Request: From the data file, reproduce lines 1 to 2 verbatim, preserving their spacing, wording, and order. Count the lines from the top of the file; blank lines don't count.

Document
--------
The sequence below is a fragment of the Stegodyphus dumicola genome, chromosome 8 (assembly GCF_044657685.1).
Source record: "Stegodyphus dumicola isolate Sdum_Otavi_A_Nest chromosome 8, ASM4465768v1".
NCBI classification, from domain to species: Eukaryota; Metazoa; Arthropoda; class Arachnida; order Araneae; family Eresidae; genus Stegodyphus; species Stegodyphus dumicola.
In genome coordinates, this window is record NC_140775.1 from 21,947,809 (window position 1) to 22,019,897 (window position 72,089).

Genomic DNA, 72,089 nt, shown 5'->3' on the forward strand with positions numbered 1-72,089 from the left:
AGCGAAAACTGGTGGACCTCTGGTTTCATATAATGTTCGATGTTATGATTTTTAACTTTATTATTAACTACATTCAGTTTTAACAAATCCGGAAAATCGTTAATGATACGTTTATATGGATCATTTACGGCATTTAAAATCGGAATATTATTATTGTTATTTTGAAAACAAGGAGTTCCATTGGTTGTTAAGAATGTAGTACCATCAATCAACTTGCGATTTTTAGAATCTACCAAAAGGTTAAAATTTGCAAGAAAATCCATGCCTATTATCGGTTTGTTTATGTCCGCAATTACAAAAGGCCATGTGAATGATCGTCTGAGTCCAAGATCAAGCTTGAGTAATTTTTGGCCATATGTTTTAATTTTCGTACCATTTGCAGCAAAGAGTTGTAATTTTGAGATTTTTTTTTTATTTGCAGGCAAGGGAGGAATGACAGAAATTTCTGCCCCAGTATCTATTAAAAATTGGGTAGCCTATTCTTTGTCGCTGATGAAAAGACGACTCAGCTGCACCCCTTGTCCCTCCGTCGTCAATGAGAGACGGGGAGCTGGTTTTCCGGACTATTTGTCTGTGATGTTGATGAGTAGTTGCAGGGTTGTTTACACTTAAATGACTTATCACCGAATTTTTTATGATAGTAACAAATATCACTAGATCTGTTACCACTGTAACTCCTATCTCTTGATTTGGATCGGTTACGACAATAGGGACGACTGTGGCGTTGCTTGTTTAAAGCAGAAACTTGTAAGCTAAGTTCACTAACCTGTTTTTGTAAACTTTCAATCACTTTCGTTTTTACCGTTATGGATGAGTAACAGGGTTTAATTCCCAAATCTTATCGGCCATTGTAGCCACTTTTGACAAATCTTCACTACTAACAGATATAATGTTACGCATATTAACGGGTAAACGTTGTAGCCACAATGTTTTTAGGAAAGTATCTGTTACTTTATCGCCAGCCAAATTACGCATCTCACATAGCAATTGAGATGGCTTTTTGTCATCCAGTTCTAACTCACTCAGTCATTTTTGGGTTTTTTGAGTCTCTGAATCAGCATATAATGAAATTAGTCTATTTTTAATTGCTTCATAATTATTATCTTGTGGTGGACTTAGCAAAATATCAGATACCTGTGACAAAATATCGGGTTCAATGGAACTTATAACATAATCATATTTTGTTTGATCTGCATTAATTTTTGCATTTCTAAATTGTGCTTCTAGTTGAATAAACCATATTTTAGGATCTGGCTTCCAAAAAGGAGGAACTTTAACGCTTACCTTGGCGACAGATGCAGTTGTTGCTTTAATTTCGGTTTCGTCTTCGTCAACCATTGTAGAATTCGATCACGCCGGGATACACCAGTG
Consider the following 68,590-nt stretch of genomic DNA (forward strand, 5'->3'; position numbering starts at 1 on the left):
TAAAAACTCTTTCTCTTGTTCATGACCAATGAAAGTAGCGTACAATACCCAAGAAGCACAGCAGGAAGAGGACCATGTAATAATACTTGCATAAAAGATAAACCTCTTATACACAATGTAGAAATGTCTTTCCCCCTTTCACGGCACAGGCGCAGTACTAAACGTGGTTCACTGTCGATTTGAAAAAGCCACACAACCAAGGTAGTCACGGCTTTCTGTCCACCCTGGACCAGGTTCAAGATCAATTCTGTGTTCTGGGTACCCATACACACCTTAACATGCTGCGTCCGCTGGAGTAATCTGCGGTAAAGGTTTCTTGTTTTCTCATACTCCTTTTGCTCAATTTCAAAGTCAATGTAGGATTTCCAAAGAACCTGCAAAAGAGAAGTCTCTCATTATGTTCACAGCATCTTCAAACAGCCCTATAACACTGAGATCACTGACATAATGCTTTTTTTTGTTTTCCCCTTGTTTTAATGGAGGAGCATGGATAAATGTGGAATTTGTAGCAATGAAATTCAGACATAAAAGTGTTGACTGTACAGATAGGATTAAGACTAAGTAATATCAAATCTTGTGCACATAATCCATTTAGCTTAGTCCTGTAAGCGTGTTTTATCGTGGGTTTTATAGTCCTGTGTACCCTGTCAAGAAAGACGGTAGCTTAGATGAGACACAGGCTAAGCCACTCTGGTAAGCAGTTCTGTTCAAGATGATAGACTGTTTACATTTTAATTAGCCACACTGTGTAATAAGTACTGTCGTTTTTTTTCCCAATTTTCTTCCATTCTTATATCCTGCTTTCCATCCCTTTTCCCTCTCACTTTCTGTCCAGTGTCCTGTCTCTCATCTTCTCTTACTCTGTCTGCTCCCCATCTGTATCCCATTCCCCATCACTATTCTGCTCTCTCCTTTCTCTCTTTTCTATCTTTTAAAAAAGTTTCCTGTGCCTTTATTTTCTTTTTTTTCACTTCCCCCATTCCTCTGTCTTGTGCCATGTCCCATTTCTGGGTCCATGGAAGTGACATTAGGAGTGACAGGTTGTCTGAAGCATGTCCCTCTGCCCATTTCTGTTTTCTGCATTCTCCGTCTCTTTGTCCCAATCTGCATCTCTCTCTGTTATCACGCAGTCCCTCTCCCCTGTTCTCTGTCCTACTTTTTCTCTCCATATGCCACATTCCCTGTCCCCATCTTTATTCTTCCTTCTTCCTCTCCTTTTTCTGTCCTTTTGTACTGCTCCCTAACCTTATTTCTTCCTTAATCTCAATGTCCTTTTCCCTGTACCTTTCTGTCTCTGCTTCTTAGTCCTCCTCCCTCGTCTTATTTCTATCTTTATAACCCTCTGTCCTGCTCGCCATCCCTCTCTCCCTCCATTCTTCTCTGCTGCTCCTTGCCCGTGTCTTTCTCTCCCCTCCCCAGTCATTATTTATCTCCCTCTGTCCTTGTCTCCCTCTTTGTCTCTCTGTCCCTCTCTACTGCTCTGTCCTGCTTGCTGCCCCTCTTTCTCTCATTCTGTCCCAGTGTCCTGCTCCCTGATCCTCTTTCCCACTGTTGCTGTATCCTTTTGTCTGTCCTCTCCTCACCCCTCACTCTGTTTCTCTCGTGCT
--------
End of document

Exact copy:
The sequence below is a fragment of the Stegodyphus dumicola genome, chromosome 8 (assembly GCF_044657685.1).
Source record: "Stegodyphus dumicola isolate Sdum_Otavi_A_Nest chromosome 8, ASM4465768v1".